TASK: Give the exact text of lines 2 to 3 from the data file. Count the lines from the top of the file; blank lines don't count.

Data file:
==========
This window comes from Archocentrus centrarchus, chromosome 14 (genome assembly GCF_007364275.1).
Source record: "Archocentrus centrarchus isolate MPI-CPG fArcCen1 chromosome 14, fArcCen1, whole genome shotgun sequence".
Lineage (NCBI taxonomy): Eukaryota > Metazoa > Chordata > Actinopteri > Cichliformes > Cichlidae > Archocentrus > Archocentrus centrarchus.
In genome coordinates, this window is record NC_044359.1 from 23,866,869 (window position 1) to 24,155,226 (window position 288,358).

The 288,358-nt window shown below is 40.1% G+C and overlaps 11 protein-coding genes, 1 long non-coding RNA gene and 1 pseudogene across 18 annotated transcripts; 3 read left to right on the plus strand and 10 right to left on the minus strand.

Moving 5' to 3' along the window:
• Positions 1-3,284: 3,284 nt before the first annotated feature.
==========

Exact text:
Source record: "Archocentrus centrarchus isolate MPI-CPG fArcCen1 chromosome 14, fArcCen1, whole genome shotgun sequence".
Lineage (NCBI taxonomy): Eukaryota > Metazoa > Chordata > Actinopteri > Cichliformes > Cichlidae > Archocentrus > Archocentrus centrarchus.